March 9, 2013

Changing ecosystem concerns fishermen

They're not alone: As Gulf of Maine waters become warmer and more acidic, scientists too worry about the implications for the region's fisheries.

By North Cairn ncairn@pressherald.com
Staff Writer

Humans are dumping so much carbon dioxide into the oceans so fast that seawater -- even in the Gulf of Maine -- is getting warmer and more acidic, according to marine and climate researchers.

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Jeff Runge, professor of oceanography in the School of Marine Sciences at the University of Maine and a researcher at the Gulf of Maine Research Institute, examines plankton samples to test acidity in the ocean. “It’s starting to be recognized as a serious issue. But it’s very complex,” he said.

Gabe Souza/Staff Photographer

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Scientists aren't sure yet how the trend, which is believed to be tied to human-induced climate change, will affect ocean life in the gulf. But there is rising concern -- especially among fishermen -- that changes in the ocean ecosystem could severely damage some of the fisheries that are the backbone of the region's seafood industry.

The effects of warming and acidification are showing up all over the world, including in and along the gulf.

"We've seen levels of acid that rival some of the highest levels recorded anywhere," said professor of marine science Mark Green, whose work at St. Joseph's College in Standish has focused exclusively on ocean acidification. "Many coastal areas are increasing three times faster than open ocean."

Lobsters are up, cod down. The herring caught in the gulf are much smaller than they were 20 years ago, marine scientists have observed. Northern right whales might leave altogether if populations of plankton are reduced enough to affect the whales' food supply.

Ocean acidification is a long, slow process in which seas absorb excessive amounts of carbon dioxide, enough to alter pH levels (the percentage of hydrogen, which is a measure of acidity and alkalinity).

Global surface waters have an average pH of 8.1, according to the National Oceanic and Atmospheric Administration. But scientists believe that level could drop in the next 50 years to as low as 7.8, a huge change.

The impacts of increased carbon dioxide go far beyond making the water warmer and more acidic. Many species are weakened by the loss of oxygen and the spread of infectious diseases can speed up when water temperatures rise. Higher carbon dioxide levels in the ocean lead to an increase in carbonic acid, which reduces the availability of structural materials that mollusks and crustaceans need to form their shells.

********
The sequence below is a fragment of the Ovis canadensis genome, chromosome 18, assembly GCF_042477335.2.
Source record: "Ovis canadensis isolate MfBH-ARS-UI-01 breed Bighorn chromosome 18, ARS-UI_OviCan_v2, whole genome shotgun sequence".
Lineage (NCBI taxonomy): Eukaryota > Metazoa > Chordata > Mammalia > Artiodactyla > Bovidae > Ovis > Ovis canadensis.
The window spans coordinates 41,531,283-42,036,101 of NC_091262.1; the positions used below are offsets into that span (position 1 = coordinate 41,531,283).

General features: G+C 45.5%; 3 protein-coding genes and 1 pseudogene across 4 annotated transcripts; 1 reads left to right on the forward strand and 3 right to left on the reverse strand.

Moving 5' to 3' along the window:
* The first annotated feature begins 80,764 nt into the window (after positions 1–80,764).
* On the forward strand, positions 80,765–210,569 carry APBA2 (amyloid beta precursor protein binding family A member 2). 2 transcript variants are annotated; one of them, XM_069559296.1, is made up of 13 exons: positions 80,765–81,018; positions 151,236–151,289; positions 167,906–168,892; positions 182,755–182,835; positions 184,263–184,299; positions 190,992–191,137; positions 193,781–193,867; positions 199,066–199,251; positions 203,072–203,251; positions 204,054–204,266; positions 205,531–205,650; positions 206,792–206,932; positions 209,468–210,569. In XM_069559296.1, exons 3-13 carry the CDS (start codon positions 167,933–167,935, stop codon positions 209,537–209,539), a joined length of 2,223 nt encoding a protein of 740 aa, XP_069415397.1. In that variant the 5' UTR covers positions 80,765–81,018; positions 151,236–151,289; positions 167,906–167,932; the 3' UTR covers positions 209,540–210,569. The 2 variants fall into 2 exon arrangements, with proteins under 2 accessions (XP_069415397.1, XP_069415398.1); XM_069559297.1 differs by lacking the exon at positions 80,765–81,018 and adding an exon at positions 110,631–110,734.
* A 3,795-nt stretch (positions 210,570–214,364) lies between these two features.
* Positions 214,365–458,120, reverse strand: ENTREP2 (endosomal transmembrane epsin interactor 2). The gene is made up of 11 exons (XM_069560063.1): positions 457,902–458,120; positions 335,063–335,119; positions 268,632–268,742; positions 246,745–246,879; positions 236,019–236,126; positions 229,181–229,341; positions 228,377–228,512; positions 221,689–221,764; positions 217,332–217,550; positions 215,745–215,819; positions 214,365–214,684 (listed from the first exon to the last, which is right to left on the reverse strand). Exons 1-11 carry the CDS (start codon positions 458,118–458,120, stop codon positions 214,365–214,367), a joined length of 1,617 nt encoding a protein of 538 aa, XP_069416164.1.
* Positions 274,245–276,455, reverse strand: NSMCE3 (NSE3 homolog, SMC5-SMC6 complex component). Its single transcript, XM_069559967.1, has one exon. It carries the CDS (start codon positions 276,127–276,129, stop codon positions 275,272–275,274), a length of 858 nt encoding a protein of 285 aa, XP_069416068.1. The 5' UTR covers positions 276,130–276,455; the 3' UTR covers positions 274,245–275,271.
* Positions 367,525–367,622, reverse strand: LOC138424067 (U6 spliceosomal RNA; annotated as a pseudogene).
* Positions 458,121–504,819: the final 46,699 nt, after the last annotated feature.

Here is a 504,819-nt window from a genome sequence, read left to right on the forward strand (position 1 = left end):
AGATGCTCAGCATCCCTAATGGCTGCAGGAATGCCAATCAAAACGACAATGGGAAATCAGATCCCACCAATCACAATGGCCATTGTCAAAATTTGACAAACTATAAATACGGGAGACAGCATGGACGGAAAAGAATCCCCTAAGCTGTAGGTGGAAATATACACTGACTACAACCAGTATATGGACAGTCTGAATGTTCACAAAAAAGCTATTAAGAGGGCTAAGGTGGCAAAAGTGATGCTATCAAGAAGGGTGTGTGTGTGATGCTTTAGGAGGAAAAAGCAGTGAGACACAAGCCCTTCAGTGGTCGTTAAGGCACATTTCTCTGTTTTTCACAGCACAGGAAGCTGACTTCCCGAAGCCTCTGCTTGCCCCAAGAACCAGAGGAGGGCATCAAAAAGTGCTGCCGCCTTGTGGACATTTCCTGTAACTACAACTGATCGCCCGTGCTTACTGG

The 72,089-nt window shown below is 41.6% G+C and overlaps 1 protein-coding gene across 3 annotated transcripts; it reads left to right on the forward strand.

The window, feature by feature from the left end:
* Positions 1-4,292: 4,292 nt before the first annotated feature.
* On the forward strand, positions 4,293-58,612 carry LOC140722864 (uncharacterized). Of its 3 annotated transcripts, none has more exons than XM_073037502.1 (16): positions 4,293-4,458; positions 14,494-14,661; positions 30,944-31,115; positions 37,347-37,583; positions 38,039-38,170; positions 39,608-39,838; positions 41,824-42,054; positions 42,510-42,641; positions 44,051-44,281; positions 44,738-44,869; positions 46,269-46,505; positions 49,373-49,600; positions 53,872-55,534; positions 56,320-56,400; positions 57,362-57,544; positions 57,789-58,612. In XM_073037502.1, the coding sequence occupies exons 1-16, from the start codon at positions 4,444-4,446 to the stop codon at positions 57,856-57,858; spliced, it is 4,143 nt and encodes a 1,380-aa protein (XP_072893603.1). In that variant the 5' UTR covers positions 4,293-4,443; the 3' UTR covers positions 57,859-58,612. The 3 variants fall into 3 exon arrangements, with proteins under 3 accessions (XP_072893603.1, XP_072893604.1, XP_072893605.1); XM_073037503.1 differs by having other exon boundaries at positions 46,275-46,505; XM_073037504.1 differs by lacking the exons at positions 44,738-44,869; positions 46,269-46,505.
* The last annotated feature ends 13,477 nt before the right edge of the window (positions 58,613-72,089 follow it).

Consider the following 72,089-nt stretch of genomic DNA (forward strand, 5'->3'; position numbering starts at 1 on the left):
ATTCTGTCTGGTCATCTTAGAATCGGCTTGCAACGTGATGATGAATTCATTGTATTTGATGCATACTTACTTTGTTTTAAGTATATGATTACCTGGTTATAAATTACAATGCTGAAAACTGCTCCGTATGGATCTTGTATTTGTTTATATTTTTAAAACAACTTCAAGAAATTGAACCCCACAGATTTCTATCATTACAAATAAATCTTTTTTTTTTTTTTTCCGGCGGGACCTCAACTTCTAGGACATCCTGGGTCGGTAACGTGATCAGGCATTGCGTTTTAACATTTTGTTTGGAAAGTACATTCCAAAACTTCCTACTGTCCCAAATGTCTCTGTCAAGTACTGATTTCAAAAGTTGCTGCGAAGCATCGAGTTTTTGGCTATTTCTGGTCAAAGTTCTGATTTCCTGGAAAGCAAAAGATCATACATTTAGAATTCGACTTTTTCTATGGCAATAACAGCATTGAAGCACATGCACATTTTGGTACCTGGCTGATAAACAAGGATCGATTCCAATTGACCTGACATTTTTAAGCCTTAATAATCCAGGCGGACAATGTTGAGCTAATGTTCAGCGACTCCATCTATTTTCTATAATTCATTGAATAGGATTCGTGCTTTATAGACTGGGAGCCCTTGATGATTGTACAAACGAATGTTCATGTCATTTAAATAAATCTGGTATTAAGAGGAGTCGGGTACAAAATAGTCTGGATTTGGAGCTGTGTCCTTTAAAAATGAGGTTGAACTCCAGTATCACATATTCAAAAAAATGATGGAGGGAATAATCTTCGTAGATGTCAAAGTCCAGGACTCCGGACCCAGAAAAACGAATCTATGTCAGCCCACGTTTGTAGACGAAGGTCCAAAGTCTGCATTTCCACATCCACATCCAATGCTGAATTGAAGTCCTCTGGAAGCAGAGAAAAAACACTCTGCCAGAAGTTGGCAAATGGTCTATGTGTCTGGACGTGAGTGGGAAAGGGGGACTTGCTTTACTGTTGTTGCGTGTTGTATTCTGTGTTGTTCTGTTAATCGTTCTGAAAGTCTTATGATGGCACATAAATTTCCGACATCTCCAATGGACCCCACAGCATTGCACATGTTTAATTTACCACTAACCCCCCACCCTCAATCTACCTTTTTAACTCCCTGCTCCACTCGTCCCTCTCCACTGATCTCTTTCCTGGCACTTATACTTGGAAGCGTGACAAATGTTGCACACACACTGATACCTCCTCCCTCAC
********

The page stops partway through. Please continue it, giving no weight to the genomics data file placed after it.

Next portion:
The ranges of many species of sea life have been changed. Green crabs, for example, have moved in on shellfish beds in Maine from the more southerly waters they have traditionally inhabited.

"That's the really compelling story -- that there will be winners and losers," said Rick Wahle, research associate professor in the School of Marine Sciences at the University of Maine.

Absorption of carbon dioxide from the atmosphere into the ocean waters has increased to about 100 times what it was 600 years ago, Green said. On average, ocean carbon dioxide levels are up 30 percent, most of it absorbed in the past 50 years. Exacerbating the problem is runoff from rivers polluted by fertilizer and soil erosion, and millions of tons of untreated sewage pumped into coastal waters, including Casco Bay.

Debate swirls about which stressors are to blame for which consequences, but one fact is undeniable: Ocean temperatures are rising and the water is becoming more acidic. The increased carbon dioxide in air and water comes largely from the burning of fossil fuels and emissions from factories, cars and power plants, most scientists say.

A SERIOUS AND COMPLEX ISSUE

Some of the early evidence has been revealed by testing of pH levels in costal seawater and the monitoring of water and air temperatures over the past 15 years or so.

"I consider it to be an issue that merits better understanding," said Jeff Runge, professor of oceanography in the School of Marine Sciences at the University of Maine and a researcher at the Gulf of Maine Research Institute in Portland.

"It's starting to be recognized as a serious issue," he said. "But it's very complex. We're just not doing a very good job yet in understanding the biological and ecosystem effects in the Gulf of Maine."

(Continued on page 2)

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